Jacob Kenedy, Bocca Cookbook (Bloomsbury)

Flipping through the pages of Jacob Kenedy's Bocca, I was pleasantly surprised to find a recipe highlighting an ingredient from my ancestral home, Calabria, Italy. That ingredient is ’nduja. Made from the meat from the head of a pig (except the fleshy jowels, which as guanciale, is used separately) it is an extremely spicy and spreadable sausage, first made in the village of Spilinga. In Calabria, it is spread on panini , dolloped onto pizza, and mixed in with pasta.

Kenedy here combines it with sliced grape tomatoes, red onion, fresh arugula, and, for an English twist, dilutes the ’nduja in heavy cream. There are only a few places in New York and New Jersey where you can find ’nduja (save from slaughtering a pig and making your own), and it usually runs about $20 a pound. I opted to use a jar of ’nduja that friends had brought back from Calabria. The recipe calls for a quarter pound of sausage, but because the jar was so potent, I used only a tablespoon, mixing it into the sauce of cream, tomato and onion, until it turned a rich rust color. I tossed it with orecchiette, topped it off with wilted arugula, and served it to guests with pecorino romano cheese.

The result—a warm smokiness, with a fresh kick. In short, absolutely delicious.



Even a small amount of ’nduja is enough to make for an extremely spicy pasta, but the heat

is tempered slightly by the cream. Nonetheless it is imperative to serve a crisp yet aromatic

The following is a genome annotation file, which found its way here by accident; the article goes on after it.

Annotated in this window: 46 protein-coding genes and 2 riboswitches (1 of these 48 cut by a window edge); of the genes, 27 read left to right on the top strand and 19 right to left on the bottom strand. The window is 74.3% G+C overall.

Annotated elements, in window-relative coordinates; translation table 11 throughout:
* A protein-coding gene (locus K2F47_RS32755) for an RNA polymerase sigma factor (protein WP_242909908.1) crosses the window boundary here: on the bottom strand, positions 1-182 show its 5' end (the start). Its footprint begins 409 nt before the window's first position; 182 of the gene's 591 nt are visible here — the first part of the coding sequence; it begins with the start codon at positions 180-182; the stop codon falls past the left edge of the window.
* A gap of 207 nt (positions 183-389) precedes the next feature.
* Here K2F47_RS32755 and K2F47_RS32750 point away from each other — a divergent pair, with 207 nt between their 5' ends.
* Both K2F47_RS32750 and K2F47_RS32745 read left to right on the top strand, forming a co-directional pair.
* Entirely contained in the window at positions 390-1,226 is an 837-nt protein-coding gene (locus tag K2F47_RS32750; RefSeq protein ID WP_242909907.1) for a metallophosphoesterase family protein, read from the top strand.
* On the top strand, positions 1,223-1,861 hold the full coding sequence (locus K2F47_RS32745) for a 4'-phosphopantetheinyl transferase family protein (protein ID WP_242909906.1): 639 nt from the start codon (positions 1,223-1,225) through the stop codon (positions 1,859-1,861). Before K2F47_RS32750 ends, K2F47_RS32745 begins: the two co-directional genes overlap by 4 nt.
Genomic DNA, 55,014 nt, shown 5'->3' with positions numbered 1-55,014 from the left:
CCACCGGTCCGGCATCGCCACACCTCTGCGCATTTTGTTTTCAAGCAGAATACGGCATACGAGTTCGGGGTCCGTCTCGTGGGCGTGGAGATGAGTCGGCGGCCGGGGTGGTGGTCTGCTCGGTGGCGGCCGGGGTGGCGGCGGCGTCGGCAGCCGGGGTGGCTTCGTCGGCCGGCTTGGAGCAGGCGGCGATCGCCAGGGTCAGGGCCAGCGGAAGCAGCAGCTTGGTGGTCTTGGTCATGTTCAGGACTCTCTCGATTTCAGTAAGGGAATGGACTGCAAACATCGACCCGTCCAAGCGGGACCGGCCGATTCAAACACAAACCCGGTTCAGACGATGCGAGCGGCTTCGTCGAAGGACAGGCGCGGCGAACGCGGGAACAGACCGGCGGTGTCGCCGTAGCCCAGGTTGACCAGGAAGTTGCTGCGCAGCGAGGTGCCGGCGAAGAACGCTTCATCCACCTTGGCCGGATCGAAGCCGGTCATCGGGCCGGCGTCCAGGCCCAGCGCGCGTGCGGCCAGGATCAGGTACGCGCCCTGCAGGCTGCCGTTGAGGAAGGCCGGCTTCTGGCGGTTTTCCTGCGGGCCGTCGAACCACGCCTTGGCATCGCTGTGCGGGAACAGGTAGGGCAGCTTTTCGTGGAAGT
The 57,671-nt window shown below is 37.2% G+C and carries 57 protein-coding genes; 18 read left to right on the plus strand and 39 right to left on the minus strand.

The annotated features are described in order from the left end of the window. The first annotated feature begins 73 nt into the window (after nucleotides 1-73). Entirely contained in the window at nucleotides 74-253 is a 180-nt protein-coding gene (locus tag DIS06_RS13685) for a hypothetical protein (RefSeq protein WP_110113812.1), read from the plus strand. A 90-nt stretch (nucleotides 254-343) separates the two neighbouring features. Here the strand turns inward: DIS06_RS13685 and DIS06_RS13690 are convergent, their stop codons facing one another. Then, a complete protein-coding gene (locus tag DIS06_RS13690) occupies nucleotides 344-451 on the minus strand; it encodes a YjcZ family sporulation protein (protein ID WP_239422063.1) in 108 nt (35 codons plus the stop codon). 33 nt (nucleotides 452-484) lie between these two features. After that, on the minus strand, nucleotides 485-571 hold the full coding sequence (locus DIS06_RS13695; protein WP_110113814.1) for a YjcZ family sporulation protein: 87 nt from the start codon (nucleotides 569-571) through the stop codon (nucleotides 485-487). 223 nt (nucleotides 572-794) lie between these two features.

white (Grillo or Fiano or Falanghina, say), or an ice-cold beer, to help you through.

Serves 4 braves as a starter, 2 as a main

7oz fine semolina, or 9oz bought fresh orecchiette, or 7oz dried (but only if you must)

1 red onion, halved and sliced with the grain

1/4 lb cherry tomatoes, quartered

3 tablespoons extra virgin olive oil

1 3/4 oz ’nduja* (page 83) – or 1/4 lb if storebought and not quite so strong

1/4 cup white wine

1/3 cup heavy cream

1 1/2 cups arugula, very roughly chopped

Freshly grated Pecorino Romano, to serve

*’Nduja can be replaced with 1/4 lb crumbled Italian sausage and as much chili – dried, fresh

or both – as the cook can bear.

Make the orecchiette as on page 154. It is a labour of love, but you will be well rewarded.

Just before you put the orecchiette on to boil (or just after if they are dried), fry the onion

and tomatoes in the oil over a high heat for 3 minutes, until softened and slightly browned.

Crumble in the ’nduja and fry for 30 seconds, then add the wine and a small ladleful of

water. Let it bubble for a few moments, then add the cream.

Allow the sauce to cook until the cream has reddened, and thickened if it looked watery,

then add the drained pasta (still a little wet) and the arugula. Cook until the arugula is

wilted and the pasta coated in the sauce. Serve with grated Pecorino on top.